In the next lecture, on "Permanent Traits of the English National Genius," Emerson draws heavily on Sharon Turner's History of the Anglo Saxons (1799-1805) and emphasizes the impact of Anglo-Saxon life and culture on modern England and the English. Emerson was never willing, as this lecture demonstrates, to separate literature from the general culture that produced it. In the next lecture, "The Age of Fable," Emerson contrasts Greek fable with Gothic fable, the former having produced classical myth, the latter medieval romance. Emerson also praises English literature for its instinct for what is common. "The poems of Chaucer , Shakspear [ sic ], Jonson, Herrick, Herbert, Raleigh betray a continual instinctive endeavor to recover themselves from every sally of imagination by touching the earth and earthly and common things." Emerson devotes an entire lecture to Chaucer , whom he values for being able to turn everything in his world to literary account, so that his work stands not only for him but for his era. Chaucer 's numerous borrowings prompted Emerson to articulate a concept of literary tradition that was very modern. "The truth is all works of literature are Janus faced and look to the future and to the past. Shakspear [ sic ], Pope , and Dryden borrow from Chaucer and shine by his borrowed light. Chaucer reflects Boccaccio and Colonna and the Troubadours: Boccaccio and Colonna elder Greek and Roman authors, and these in their turn others if only history would enable us to trace them. There never was an original writer. Each is a link in an endless chain."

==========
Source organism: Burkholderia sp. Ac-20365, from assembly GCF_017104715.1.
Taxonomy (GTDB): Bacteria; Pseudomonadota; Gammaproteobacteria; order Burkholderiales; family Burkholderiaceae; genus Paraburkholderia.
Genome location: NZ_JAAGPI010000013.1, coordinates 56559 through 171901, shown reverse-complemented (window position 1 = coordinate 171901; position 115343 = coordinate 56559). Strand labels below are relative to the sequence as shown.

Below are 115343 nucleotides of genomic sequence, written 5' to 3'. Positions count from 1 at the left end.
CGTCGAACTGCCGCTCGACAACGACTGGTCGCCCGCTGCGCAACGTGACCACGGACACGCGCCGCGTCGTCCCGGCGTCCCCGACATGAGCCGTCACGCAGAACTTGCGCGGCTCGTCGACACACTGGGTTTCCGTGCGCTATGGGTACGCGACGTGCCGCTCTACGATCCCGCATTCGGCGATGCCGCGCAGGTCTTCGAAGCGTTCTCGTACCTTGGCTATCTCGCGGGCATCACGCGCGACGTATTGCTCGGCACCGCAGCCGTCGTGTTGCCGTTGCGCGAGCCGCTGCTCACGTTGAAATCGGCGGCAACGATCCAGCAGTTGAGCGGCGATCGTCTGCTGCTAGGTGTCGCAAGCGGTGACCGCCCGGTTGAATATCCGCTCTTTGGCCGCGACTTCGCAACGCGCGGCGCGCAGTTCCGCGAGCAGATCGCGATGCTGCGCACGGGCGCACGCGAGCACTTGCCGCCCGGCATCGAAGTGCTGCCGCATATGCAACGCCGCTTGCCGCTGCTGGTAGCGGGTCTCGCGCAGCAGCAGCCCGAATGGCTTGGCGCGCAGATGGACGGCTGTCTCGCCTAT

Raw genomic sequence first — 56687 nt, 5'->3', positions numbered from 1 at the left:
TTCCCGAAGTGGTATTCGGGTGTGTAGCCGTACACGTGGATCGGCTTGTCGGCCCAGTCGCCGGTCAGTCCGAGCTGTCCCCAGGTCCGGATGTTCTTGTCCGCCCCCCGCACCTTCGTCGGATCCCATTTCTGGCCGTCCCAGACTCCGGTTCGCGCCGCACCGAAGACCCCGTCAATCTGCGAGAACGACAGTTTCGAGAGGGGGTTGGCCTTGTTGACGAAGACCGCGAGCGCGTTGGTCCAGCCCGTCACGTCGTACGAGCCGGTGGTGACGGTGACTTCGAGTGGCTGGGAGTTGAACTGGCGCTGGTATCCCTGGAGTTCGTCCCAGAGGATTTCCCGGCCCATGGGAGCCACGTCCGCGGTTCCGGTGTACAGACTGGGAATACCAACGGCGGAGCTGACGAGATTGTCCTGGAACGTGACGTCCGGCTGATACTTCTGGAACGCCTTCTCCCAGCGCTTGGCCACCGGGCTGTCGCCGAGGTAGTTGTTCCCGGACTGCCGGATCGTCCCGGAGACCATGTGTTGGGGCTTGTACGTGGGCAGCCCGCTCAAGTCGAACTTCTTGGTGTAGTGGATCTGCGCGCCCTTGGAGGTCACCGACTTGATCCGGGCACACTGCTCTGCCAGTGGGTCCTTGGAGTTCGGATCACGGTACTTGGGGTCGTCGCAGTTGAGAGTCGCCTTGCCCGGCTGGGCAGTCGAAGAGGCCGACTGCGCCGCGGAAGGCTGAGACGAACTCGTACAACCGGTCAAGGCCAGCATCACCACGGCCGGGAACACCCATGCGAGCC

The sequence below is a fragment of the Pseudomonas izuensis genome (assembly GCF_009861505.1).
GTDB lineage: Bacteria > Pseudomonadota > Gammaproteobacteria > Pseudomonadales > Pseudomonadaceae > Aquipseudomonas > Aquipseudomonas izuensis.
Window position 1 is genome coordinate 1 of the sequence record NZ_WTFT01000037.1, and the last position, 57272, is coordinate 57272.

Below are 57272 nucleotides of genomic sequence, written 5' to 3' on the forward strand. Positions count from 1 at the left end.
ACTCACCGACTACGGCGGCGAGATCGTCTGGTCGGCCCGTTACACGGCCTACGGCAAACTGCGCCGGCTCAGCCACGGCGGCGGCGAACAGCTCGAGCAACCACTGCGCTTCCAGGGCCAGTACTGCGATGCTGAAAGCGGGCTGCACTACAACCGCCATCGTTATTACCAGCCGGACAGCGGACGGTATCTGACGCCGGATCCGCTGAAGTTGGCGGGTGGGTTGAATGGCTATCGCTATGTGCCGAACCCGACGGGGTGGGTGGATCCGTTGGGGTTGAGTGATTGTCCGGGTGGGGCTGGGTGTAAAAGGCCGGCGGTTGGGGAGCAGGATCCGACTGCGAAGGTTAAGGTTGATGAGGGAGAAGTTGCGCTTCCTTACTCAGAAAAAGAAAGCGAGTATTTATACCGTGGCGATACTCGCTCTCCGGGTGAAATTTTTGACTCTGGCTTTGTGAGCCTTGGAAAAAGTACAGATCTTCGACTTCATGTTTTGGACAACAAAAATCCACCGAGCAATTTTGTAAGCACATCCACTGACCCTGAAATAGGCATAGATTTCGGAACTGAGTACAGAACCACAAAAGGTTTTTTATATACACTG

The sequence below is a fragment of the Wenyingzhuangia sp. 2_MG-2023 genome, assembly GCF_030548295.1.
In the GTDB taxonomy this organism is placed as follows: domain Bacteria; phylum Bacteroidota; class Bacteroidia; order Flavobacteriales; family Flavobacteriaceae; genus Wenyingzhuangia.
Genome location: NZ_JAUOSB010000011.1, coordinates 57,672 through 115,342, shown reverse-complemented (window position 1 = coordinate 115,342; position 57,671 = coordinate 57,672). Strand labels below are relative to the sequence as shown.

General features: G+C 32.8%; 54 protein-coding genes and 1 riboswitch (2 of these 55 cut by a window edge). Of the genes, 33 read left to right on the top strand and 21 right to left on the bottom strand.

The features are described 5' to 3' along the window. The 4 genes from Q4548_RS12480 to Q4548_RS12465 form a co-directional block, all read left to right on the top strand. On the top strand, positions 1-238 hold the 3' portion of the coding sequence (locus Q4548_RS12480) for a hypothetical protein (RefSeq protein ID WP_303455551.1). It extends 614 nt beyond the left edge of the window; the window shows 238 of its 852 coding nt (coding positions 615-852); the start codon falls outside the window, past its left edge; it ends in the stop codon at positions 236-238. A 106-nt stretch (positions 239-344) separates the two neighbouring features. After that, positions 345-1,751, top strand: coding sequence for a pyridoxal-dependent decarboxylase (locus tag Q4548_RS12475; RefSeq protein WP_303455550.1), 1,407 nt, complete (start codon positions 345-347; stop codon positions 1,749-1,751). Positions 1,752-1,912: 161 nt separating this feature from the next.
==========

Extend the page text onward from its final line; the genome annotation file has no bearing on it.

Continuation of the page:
After the Civil War (1861–65; a war between the proslavery Southern states and the antislavery Northern states), Emerson continued to lecture and write. Though he had nothing really new to say anymore, audiences continued to crowd his lectures and many readers bought his books. The best of the final books were Society and Solitude (1870) and Letters and Social Aims (1876). He was losing his memory, however, and needed more and more help from others, especially his daughter Ellen. He was nearly seventy-nine when he died on April 27, 1882.